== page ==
Immortals and Tea Drinking

Immortals and Tea Drinking

The oldest cultural principle in China is Taoism, which has a much longer history than Confucianism. Taoists hold that man is an integral part of nature, and stress that man is in harnony with the universe and nature. In the Han Dynasty, Taoist thoughts developed into Taoism. Taoism advocated overcoming the common people's mortal failings and tapping special intellectual resources through the training of one's body and soul. The Chinese people call those who succeed in practicing asceticism immortals, and think that they have special wisdom and miraculous powers like God. Later, Indian Buddhism spread to China. Since the Chinese people did not fully understand this early Buddhism, they took it for granted that Buddhist and Taoist immortals were alike when they saw Buddhists sat in meditation like Taoists. They regarded all Taoists and Buddhists as immortals. During the Southern and Northern dynasties,Confucians, Taoists and Buddhsis debated their belief. It is interesting to note that no matter how much their ideas were opposed, none excluded tea and they all liked to make friends over lea. In literary works and fairy tales of the time there were many lories about immortals and tea. According to Chinese Ancient Books and records, during the reign of Yuan Di Emperor in the Jin Dynasty, there was an old lady, who often sold tea at the market, Though the tea was poured into cups from morning till night, her Kettle was full all the time. The old lady helped the poor with income from her tea sales, but local authorities were displeased with her and put her into prison. But at night the merciful old lady flew away with her teasets from the window of the prison. Chinese ancients held that immortals could fly, so the old lady was of course thought of as an immortal. Other Chinese documents relate that in the Southern Dynasty a monk Fa Yao, who liked to drink tea, died at the age of ninety-nine. His vast age was due to the magical properties of tea. A man of such advanced years was treated as an immortal, since in ancient times living conditions were harsh and there was no modem scientific medical treatment. Also, according to documents, Dan Qiuzi and Huang Shanjon recast themselves and lived as famous immortals due to drinking tea.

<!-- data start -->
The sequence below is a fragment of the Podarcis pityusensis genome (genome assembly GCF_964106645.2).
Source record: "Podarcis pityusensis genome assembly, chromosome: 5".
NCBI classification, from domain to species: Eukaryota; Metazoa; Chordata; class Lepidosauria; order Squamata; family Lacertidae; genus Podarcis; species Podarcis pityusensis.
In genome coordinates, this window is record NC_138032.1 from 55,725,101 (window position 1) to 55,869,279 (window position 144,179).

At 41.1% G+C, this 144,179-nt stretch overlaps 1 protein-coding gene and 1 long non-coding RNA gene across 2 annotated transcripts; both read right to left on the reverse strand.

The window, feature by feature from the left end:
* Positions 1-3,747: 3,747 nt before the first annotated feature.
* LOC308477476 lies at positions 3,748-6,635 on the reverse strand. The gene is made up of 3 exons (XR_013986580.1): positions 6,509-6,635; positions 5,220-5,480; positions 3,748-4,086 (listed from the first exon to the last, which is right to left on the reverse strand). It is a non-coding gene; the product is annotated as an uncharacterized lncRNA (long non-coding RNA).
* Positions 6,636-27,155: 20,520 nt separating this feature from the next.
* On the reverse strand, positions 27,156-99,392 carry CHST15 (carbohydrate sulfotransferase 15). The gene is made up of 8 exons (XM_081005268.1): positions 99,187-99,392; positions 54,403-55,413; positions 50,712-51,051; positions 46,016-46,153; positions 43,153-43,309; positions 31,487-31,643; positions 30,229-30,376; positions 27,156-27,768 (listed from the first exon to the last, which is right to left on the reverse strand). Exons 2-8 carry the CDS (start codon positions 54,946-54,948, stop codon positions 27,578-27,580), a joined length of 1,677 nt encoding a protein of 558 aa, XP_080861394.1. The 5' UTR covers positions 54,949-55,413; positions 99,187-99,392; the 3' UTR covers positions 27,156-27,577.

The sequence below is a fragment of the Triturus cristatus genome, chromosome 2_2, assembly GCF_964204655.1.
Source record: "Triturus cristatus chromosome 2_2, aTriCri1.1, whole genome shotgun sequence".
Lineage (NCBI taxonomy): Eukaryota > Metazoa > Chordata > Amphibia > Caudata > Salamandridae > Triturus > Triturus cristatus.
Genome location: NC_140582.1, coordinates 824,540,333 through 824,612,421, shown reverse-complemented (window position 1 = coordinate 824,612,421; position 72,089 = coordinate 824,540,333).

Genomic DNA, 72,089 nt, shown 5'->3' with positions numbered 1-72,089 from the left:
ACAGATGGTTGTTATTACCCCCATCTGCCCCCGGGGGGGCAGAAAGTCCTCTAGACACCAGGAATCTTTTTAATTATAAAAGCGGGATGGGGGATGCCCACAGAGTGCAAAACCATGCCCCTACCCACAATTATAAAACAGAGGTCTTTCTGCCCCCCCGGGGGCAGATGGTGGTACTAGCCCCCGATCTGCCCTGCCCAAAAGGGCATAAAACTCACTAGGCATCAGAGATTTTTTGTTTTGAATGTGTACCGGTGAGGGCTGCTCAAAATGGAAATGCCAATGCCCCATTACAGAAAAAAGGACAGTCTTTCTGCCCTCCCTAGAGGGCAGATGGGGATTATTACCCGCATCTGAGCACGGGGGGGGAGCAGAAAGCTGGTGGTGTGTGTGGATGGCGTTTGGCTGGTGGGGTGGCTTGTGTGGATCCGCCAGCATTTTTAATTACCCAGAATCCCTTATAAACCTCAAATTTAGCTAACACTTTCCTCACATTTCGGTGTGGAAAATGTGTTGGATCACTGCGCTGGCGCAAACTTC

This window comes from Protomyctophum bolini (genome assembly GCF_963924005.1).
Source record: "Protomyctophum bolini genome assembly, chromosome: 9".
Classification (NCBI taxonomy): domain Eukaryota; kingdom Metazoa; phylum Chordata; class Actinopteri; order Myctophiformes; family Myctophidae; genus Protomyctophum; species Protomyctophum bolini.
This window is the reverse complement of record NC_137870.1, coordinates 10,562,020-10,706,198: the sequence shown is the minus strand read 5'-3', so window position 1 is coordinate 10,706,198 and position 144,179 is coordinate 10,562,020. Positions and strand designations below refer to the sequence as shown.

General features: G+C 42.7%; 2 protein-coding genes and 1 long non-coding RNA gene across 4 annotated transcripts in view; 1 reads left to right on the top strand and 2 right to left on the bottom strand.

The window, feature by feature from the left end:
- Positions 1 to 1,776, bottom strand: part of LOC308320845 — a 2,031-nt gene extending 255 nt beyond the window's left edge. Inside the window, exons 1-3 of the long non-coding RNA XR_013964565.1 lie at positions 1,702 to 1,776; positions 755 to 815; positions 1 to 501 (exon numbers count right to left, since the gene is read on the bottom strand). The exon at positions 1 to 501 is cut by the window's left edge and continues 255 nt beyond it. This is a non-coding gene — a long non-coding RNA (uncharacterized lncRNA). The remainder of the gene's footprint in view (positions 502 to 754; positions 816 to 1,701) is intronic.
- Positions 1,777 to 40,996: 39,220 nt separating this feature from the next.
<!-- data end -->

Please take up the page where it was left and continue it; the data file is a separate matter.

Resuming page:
Why did the Chinese people connect tea with immortals? Because, according to the Taoists' theory of keeping good health, man's vitality lies in collateral channels, which tea helps to dredge. In addition, tea, which could keep people sober-minded and quiet, was deemed a necessity to practice Taoism or Buddhism as both advocated sitting in meditation. Thus, the effect of tea drinking was connected with the oldest oriental philosophy, rules of keeping good health, and an elevation in the spiritual sphere.


From the above, we can see that tea has survived more than three thousand years since it was discovered and used, first as a medicinal herb and then as a common drink.

From the Han Dynasty, tea has been planted and formally used! as a drink. Owing to its special functions and its spiritual effect, from the beginning it was stressed by scholars and thinkers. Writers, talkers, meta physicians, statesmen, and people in religious circles took a liking to drinking it. Its sweet scent, mildness attracted people.

However, the spiritual and cultural effects of tea were not catalogued at that time. Ways of drinking tea had not become an art form as they were to later; nor did they form a philosophy that enlightened people's thought and emotion. Tea culture was embryonic from the time of the Han Dynasty, when tea drinking formally appeared in records, to the Southern and Northern dynasties, when tea was used by philosophers and immortals. It was in the Tang Dynasty that the real Chinese tea culture, including tea art, the tea ceremony and a complete expression of cultural philosophy, came into being.